How do we switch back to the buffer containing our .vimrc? Yup, you guessed it - we can use the <leader>l keybind we just defined.

Type <leader>l (where <leader> is whatever your current leader key is. The default is \. If you followed the previous article - you may have chosen to remap the leader key to ,).
Anyway, press <leader>l and you'll see a list of open buffers with numbers - you'll also see that we're in COMMAND mode and that the :b command has already been typed out in the command line. So all you have to do is enter the number of the buffer you want to switch to, or press enter to stay on the current file/buffer.

Our .vimrc should be the first buffer in the list, so to get back to it - we just need to enter the number 1.

From now on - if you have a lot of files open in vim and you want to quickly switch from one buffer to another buffer, you can use <leader>l to see a list of open buffers and then you can just enter the number of the file you want to switch to. Simple!
One thing to be aware of though - if you have made any changes to the current buffer, you must save the buffer with :w before attempting to switch to another buffer.
And if you choose to stay on the buffer you're already in, just press enter, or <escape> (or jj) to cancel!

This modification is great if you have a lot of buffers open and you want to see what files you have open when you switch. But if you only have a small number of buffers you might just want to cycle to the next/previous buffer. Is there a way that we can do that? The answer is - YES!

The commands for switching to the next/previous buffer are :bprev and :bnext. And a quick way to make those commands accessible to us would be to add keybinds for them.

So, switch to the buffer containing your .vimrc if you haven't already and then add the following to your .bashrc:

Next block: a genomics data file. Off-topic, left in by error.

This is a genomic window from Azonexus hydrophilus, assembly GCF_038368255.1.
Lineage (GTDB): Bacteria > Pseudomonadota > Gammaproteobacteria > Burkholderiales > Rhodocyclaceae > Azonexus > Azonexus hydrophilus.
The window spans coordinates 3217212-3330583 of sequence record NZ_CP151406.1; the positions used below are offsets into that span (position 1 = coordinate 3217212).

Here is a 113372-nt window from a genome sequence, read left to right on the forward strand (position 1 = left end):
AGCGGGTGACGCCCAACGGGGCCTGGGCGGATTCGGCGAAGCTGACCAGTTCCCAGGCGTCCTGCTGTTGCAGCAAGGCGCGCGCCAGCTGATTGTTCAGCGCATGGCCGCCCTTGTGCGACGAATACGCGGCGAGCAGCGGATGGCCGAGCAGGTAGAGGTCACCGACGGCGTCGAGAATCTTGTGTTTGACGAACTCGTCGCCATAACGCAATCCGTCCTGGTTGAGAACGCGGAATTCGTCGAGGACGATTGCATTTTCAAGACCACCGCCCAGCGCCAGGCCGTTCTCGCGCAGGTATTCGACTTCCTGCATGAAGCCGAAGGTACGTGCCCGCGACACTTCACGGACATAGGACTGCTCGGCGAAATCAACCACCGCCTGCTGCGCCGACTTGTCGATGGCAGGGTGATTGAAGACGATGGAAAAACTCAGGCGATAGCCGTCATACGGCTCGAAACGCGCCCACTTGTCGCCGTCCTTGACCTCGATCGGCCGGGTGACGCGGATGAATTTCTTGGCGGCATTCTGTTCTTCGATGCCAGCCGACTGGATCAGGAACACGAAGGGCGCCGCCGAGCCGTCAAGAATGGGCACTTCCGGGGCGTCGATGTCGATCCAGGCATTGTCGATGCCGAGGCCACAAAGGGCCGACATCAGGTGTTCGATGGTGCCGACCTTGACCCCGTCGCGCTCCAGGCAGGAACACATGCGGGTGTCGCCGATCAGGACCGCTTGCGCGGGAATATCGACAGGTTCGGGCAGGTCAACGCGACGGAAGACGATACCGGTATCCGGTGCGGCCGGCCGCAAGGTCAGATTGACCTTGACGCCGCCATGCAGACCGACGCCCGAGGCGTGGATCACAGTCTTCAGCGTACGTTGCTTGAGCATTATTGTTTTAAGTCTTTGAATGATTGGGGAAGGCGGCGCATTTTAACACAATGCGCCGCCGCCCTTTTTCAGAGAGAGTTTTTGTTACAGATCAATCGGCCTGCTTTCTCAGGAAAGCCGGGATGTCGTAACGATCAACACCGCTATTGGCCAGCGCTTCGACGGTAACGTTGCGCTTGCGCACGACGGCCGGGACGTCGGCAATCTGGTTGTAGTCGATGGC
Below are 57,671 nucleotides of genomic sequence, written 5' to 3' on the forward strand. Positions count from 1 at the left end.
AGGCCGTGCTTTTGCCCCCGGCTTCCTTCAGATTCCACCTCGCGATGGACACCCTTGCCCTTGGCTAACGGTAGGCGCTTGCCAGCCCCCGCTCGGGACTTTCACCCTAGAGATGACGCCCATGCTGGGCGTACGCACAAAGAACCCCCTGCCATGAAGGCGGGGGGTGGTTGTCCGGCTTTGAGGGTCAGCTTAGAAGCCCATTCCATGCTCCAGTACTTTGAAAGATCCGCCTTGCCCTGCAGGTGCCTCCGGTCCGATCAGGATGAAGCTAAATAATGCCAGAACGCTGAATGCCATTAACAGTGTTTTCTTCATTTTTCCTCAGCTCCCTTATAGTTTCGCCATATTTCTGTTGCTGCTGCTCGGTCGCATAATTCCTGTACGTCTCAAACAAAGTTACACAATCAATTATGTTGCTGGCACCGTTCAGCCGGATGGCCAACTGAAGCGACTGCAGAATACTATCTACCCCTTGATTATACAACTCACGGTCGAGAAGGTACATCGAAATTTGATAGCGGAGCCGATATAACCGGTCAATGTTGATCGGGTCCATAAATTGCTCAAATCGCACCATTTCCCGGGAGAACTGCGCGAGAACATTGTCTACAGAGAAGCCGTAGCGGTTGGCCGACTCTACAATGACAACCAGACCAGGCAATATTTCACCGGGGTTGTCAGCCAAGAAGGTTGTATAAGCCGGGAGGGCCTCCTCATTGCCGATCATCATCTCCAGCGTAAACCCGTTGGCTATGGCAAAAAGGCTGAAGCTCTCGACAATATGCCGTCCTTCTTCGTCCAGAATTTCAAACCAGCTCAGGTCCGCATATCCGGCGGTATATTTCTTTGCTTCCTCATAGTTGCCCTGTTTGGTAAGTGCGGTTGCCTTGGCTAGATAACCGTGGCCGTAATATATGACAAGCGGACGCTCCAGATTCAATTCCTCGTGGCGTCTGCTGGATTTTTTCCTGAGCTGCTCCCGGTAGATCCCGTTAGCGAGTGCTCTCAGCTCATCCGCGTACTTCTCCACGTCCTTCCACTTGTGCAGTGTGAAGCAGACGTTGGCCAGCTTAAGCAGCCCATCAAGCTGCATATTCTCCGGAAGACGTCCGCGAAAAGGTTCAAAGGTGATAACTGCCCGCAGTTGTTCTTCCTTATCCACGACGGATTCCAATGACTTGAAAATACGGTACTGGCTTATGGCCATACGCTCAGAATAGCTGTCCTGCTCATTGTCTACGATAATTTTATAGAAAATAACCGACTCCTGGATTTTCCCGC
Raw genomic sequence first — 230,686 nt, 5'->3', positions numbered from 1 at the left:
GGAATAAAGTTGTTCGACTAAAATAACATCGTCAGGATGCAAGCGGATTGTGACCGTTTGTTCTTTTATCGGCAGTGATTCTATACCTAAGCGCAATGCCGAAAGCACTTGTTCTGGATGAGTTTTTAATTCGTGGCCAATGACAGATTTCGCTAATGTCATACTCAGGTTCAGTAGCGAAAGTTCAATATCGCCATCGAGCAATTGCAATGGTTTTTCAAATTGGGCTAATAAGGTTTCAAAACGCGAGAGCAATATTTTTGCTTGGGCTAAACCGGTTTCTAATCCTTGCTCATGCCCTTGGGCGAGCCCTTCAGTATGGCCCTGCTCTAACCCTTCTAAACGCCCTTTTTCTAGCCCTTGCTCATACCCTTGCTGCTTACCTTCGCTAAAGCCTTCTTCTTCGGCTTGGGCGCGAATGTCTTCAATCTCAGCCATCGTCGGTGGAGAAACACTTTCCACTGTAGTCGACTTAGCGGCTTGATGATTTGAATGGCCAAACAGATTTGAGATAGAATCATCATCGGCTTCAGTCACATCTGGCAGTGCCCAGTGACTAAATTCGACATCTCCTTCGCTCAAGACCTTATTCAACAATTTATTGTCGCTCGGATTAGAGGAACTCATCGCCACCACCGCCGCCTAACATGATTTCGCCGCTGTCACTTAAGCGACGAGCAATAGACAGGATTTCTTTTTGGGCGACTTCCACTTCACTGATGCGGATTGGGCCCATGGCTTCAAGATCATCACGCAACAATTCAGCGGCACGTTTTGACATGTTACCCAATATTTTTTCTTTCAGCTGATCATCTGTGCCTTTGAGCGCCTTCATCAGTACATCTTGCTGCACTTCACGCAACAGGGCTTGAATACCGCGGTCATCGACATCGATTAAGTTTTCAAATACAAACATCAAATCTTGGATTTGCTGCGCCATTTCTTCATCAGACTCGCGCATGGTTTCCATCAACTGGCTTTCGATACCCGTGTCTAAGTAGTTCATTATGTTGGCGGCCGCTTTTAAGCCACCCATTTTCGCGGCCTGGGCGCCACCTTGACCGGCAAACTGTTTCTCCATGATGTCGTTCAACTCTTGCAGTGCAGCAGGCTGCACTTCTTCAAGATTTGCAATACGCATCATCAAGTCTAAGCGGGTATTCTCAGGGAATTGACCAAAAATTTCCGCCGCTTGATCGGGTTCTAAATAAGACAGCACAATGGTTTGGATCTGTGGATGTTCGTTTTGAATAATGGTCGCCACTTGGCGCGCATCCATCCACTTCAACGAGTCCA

map <leader>m :bnext<CR>
map <leader>n :bprev<CR>

Again - save and reload your .vimrc. Now if you press <leader>m, you'll switch to the next buffer. Using <leader>n will switch to the previous buffer. Simple! For these particular shortcuts, I didn't have any mnemonic's for these shortcuts. m and n are directly below the home-row - so they're convenient and ergonomic. Again, you could set these to any other keys you want to use.

What if we've finished with a file and we want to close/unload a buffer from memory. Is there an easy way to do that?
Yes, there is!

The best thing to do in that situation is to use :ls to see a list of open buffers and make a note of the number of the buffer we want to close.
To close a buffer, we use :bd [number] where [number] is the number of the buffer we want to close.
OR - if we want to kill the current buffer, we use the command :bd - which will close the current buffer and switch us to the next one.
And to close without saving: :bd!
So, with that in mind - our next couple of modifications define some keybinds to allow us to quickly close a buffer:
map <leader>k :ls<CR>:bd 
map <leader>K :bd!<CR>
There is a trailing space at the end of the first keybind, after the bd .